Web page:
For the upward phase, press up through your arms while maintaining a rigid torso and keeping your head aligned with your spine. For extra strength, think about pushing the floor away from you. Do not allow your low back to sag or your hips to hike upward. Continue pressing until the arms are fully extended at the elbows.
For the study, dips were performed using a low bench, but just about any sturdy chair or ledge can be used. Begin by placing your hands on either side of your hips so your palms are resting on the bench and your fingers are hanging over the edge. With your feet together, extend your legs out in front of you.
Carefully move your buttocks off the bench, while leaving your hands in place. Lower your hips toward the floor until your upper arms are parallel to the floor. Push back up using your hands rather than your legs, and repeat.
Proper form in performing the triceps kickback exercise is important not only for targeting triceps activity, but also for safety reasons to prevent additional loading on your spine.
Begin by holding a dumbbell in your left hand and assume a split-stance position. Place your right leg forward, but keep your weight evenly distributed through the heels of both feet. Stiffen your torso by contracting your abdominal and core muscles. Place your right hand on your right thigh or knee and slowly lean forward, transferring most of your upper-extremity body weight onto that right side. Depress and retract your left scapula—pull your shoulder down and back—and maintain this position throughout the exercise. Your head should be aligned with your spine.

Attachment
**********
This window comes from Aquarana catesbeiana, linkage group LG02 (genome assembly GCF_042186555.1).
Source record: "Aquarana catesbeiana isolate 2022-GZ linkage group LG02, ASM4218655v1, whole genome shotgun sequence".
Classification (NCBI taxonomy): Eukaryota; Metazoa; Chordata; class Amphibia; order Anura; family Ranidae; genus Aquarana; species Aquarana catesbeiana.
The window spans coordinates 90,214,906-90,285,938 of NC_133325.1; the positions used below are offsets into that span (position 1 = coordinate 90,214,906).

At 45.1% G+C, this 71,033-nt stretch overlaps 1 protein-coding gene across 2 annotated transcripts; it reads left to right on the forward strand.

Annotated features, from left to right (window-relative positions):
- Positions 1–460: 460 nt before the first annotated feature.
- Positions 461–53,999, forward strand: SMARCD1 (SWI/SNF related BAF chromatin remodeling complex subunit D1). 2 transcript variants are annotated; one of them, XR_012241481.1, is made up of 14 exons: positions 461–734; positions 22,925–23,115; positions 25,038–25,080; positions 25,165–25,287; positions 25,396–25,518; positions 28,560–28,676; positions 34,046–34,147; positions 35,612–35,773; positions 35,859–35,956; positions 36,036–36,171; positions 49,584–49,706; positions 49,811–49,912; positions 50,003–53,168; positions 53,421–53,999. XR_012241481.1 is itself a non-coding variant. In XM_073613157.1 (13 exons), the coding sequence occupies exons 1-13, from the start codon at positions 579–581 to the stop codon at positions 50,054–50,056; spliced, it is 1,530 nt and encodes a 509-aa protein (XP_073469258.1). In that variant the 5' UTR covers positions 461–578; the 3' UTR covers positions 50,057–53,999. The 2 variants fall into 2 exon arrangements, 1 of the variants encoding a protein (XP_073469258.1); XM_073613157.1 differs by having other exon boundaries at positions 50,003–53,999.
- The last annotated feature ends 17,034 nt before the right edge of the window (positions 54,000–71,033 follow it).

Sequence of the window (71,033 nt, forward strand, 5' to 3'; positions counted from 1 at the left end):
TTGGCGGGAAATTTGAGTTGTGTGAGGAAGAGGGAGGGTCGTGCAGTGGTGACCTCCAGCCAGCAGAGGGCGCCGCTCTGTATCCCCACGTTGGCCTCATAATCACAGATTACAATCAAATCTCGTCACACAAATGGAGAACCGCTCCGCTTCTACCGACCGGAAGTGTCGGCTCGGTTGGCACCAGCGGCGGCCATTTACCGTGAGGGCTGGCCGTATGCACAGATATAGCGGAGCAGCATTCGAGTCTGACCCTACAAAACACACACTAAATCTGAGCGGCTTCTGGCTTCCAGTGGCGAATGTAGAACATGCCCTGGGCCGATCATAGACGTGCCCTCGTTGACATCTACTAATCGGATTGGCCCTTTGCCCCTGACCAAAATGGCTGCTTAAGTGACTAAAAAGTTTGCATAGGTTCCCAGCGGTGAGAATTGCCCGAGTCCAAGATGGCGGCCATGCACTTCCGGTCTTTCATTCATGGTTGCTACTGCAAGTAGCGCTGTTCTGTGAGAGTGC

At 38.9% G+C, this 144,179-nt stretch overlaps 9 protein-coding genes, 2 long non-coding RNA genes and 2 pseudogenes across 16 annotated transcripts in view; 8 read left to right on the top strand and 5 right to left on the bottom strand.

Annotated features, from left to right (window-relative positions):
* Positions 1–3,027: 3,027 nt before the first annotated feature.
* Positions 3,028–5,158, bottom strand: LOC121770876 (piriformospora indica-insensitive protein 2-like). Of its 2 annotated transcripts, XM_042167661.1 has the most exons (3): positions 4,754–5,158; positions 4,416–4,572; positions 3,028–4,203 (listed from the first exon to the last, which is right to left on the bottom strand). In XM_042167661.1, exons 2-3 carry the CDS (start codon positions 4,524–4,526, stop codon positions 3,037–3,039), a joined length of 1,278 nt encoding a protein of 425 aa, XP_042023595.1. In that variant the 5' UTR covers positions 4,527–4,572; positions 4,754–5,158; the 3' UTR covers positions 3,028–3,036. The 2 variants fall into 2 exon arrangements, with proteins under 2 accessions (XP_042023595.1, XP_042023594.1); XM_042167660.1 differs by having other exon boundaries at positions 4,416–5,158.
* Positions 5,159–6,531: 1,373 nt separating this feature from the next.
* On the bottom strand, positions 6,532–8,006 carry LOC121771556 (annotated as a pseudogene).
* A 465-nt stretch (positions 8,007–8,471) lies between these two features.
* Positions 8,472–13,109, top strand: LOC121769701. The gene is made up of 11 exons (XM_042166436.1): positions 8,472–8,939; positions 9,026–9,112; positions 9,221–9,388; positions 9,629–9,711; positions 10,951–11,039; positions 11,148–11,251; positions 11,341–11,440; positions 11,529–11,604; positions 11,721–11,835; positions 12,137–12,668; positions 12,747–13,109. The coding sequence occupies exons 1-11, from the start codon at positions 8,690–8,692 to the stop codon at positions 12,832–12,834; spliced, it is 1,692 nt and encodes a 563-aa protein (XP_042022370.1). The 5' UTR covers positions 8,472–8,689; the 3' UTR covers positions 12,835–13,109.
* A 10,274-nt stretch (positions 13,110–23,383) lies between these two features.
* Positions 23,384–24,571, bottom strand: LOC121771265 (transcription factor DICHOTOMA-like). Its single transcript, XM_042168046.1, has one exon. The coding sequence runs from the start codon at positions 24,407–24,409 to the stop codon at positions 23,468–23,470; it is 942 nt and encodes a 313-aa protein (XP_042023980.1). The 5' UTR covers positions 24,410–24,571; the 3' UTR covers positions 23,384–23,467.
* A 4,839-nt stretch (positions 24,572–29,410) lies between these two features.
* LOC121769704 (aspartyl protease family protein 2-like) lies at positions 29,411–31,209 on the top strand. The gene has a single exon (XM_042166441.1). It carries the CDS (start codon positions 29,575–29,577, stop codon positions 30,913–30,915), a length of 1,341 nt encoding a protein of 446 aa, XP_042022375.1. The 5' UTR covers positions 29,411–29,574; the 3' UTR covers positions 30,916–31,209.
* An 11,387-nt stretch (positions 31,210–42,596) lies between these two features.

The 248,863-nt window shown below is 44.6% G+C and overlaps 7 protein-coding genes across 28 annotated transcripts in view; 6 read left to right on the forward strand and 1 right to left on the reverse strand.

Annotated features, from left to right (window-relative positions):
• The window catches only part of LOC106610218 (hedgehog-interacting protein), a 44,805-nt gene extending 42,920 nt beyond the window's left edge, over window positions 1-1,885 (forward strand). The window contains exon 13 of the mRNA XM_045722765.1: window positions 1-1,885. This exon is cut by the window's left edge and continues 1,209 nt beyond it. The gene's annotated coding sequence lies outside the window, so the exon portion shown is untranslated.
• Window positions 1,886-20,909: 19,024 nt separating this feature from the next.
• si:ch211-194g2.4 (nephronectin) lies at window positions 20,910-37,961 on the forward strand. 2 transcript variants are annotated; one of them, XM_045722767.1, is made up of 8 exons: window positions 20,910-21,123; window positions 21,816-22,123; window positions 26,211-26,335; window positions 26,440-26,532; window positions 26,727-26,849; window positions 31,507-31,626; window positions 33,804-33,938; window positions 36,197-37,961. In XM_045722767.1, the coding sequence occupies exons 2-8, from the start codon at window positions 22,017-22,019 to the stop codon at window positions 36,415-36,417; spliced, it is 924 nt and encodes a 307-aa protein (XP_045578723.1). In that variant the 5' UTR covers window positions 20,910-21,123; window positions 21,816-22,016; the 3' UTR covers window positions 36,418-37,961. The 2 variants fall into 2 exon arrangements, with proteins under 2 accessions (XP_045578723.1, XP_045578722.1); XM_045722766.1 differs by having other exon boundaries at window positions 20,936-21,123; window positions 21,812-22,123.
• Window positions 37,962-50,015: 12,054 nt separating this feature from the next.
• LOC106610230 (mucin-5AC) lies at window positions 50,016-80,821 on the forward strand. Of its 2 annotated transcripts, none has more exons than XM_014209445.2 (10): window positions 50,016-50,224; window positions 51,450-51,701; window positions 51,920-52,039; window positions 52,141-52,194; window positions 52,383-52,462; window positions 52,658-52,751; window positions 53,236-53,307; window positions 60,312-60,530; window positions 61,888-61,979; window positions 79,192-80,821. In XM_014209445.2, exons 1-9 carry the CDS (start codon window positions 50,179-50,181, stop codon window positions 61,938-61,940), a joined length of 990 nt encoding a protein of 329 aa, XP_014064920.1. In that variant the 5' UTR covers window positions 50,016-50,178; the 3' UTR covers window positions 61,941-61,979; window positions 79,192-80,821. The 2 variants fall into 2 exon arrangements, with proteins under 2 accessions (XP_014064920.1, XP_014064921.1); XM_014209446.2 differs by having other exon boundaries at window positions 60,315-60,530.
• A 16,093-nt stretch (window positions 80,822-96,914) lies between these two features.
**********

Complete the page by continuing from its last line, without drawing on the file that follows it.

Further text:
Position your left upper arm parallel to, and close to, your torso. Bend your elbow to 90 degrees or at least to a point where your forearm hangs vertical to the floor.
For the upward phase, exhale and slowly extend (straighten) your elbow by contracting your triceps muscles until your elbow is fully extended. Your upper arm should remain stationary next to your torso and not raised during the movement. Avoid any arching or sagging in your low back or any rotation in your torso.
For the downward phase, inhale and slowly return your arm to your starting position, without changing your torso position. Keep your upper arm parallel and close to your torso.
This study was funded solely by the American Council on Exercise (ACE).
Worried about the safety of dips? ACE provided answers to your comments and questions. Read the Follow-up Q and A: Dangerous Dips.
MARK ANDERS is an award-winning journalist who has covered a wide range of topics from rock star profiles to surfing river waves in Africa. His work has been published in more than 20 different magazines and books.